How is Natural Gas formed?
Natural gas is formed from the decomposition of organisms such as plants, animals and multi cell bacteria. Over hundreds of millions of years, this layer of organic matter mixes with sand and silt. It is then exposed to intense heat and pressure under the Earth’s surface. Over time this causes the carbon bonds in these organisms to collapse leaving behind loose carbon and hydrogen. This process changes the matter into hydrocarbons such as coal, petroleum or natural gas.
Where is Natural Gas found?
Typically natural gas is found in reservoirs. These reservoirs can be beneath the ocean floor, or under the Earth’s surface. It can be found close to the surface as well as deep below the Earth’s crust. Natural gas could be found by itself or in wells of crude oil. The deeper we drill the higher the chances of finding natural gas instead of oil.
Most reserves are found in the Middle East and Russia. The middle eastern countries account for over 40% of the worlds natural gas supply and Russia accounts for about 24%. The United States and Canada combined have around 8% of the world’s natural gas supply.
Types of Natural Gas
Conventional Natural Gas – Pure natural Gas found under a permeable layer of rock. Usually found in larger deposits of oil, floating on top to create a layer. Conventional wet gas or associated gas is when the gas is not purely methane and has other hydrocarbons with in it. Unconventional Natural Gas – Found deep (4500 meters or more) underneath the Earth’s surface. Extracting this gas is more difficult and thus more costly. Though technology is making this easier and less expensive over time.
Types of Unconventional Natural Gas
- Shale: Found within Shale, a type of sedimentary rock that is composed of mud and acts like a large mineral. It is a tough material that is difficult to drill into.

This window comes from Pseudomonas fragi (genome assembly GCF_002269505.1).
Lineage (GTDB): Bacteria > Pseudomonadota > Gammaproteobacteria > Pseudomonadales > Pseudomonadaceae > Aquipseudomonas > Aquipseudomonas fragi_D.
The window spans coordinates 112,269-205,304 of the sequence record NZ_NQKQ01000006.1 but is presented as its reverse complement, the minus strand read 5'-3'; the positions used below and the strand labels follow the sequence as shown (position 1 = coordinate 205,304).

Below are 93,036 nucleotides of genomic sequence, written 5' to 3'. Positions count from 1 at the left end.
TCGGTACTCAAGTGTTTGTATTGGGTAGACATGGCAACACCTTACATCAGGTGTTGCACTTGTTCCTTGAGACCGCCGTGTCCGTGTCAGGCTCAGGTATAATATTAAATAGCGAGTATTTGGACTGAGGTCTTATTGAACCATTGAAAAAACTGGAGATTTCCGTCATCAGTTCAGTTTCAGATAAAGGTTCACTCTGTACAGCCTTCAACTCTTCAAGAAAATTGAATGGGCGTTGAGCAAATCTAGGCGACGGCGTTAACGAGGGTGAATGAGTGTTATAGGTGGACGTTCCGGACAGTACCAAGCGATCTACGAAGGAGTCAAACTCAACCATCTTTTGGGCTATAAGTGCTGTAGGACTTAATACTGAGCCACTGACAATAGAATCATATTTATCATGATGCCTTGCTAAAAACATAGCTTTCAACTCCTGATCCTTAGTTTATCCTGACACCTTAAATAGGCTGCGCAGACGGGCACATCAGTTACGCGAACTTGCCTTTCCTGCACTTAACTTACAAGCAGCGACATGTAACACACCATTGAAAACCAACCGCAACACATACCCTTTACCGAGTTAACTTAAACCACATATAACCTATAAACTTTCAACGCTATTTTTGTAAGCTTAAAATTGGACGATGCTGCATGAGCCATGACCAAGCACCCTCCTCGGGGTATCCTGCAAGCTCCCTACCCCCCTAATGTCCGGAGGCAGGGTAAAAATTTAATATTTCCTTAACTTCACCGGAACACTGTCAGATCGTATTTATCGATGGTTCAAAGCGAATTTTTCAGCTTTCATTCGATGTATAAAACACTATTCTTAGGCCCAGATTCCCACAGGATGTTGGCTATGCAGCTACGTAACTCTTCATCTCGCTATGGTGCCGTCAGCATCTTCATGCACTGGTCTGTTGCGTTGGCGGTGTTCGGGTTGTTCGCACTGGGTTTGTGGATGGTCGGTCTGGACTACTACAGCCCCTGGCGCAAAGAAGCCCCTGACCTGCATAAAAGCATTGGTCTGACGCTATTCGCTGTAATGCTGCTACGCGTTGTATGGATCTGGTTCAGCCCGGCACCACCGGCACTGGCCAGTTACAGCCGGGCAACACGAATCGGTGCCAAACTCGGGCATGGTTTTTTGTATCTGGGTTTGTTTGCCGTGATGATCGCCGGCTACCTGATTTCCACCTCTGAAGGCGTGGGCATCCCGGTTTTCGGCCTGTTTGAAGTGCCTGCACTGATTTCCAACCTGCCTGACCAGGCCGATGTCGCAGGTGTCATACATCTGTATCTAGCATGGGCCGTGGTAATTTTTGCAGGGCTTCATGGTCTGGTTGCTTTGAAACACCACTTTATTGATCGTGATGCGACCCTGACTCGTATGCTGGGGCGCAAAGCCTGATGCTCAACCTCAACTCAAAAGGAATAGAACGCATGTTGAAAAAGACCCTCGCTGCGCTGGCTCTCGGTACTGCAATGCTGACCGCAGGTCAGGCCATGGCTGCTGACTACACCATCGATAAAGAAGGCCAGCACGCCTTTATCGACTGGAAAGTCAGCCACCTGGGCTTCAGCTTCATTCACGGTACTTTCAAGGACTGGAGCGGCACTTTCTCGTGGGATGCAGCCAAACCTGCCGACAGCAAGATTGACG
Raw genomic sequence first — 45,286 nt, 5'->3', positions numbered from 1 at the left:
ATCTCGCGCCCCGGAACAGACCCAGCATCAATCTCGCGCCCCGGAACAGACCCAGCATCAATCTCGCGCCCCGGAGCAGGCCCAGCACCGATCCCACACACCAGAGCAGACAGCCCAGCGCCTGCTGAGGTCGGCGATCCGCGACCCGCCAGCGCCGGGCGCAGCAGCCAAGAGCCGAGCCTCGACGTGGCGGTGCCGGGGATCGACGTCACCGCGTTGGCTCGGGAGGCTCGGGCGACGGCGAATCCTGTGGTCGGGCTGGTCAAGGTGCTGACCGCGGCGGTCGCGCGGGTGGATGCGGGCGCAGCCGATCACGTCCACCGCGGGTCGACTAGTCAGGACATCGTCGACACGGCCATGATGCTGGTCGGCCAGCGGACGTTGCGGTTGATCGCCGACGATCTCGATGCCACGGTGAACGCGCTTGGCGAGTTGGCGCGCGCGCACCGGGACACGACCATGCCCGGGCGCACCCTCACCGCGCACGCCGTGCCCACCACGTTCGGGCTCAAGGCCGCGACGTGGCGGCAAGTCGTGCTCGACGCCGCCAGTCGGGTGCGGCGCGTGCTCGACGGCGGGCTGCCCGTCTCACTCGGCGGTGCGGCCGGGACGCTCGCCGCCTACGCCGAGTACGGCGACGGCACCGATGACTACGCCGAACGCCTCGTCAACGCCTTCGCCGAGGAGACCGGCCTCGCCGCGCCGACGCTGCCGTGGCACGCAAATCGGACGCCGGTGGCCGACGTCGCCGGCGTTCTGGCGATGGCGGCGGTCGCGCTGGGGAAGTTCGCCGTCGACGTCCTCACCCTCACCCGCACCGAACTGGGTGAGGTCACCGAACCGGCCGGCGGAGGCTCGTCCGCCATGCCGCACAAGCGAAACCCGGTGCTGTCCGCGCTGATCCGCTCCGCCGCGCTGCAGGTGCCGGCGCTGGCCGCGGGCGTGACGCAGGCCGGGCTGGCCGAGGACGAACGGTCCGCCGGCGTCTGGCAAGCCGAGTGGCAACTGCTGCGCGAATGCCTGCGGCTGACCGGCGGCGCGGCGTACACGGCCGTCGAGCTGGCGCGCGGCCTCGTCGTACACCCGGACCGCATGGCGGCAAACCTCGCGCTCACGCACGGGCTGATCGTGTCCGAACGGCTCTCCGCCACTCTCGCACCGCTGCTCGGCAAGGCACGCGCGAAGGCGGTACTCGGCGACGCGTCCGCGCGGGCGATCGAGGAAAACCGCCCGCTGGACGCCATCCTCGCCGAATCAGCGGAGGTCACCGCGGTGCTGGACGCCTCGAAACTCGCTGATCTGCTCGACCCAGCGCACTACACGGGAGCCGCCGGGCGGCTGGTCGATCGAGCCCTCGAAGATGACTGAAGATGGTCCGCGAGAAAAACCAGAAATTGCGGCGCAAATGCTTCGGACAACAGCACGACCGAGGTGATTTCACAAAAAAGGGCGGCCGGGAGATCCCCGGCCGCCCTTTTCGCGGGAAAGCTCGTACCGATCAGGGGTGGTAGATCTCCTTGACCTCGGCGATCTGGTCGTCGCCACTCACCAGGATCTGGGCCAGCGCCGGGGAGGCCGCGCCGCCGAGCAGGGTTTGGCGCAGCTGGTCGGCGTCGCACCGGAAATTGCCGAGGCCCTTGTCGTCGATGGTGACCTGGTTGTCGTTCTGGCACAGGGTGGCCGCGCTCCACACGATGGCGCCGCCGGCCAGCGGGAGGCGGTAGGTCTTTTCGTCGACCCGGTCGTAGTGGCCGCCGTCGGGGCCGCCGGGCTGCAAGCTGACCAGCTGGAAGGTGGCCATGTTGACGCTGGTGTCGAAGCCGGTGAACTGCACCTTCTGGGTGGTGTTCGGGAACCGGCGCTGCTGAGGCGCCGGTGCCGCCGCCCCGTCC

- Tight Gas: Found underground within impermeable rock. Can only be extracted through fracking.
- Coal-bed Methane: Found sometimes alongside coal mines. Historically, this was a waste product of coal mining, but has now become a significant source of energy.
- Bio-gas: Produced when organic matter decomposes without oxygen being present, typically it is man made. Generally contains less methane than conventional natural gas thus is not as energy efficient though more environmentally friendly.
How is Natural Gas Extracted?
The first step is to perform a well test to determine whether there is a significant amount of natural gas in the deposit found. If there is enough in the deposit to justify the cost of extracting the resource, then new production wells will be built.
Once a site has been selected for extraction, depending on the type of natural gas or oil found there are a couple of different extraction methods. Since natural gas is found alongside oil the extraction methods are similar for both. Once a well has been drilled, concrete and metal casings are installed into the well, with a collection pump built above the surface. Occasionally, natural gas will be injected back into the well for future extraction.
Types of Extraction
- Vertical Drilling: The first and only type of natural gas production until 1980. Efficient when conventional natural gas is close to the surface. vertical wells are on average 300-800 meters. Limited to gas reserves that are only accessible from above.
- Horizontal Drilling: Flexible and cost efficient, can broaden the possibilities of drill sites. Requires less drilling sites as the drill bits can move horizontally through natural gas deposits.
- Hydraulic Fracturing/Fracking: Starts off by generating a ‘micro-earthquake’. High pressure streams of water, sand, and corrosive chemicals help break up the formation of rocks. Then natural gas can flow up the gathering pipelines to wells on the surface. This method is banned in some places as it requires large quantities of water that can overwhelm the environment as well as creates large amounts of radioactive wastewater which can affect the environment if not managed correctly.
- Acidizing: Refers to the use of corrosive chemicals to remove blockage of rocks on the way to the reserve
Natural Gas Paving the way towards a Green Future
Natural gas can be thought of as a bridge towards a zero carbon future. This means natural gas can be used to achieve lower carbon emissions until renewable energy technologies are efficient enough to become the primary source of energy. As fossil fuels have been our primary fuel source throughout history, there is significant infrastructure in place to ensure natural gas is both accessible and reliable throughout North America.
Natural Gas Compared to Other Fossil Fuels: On a small scale, burning 1 MMBtu of coal releases 200-230 pounds of CO2. While diesel and heating oil releases about 160 pounds of CO2. The same amount of Natural gas only produces about 100 pounds of CO2.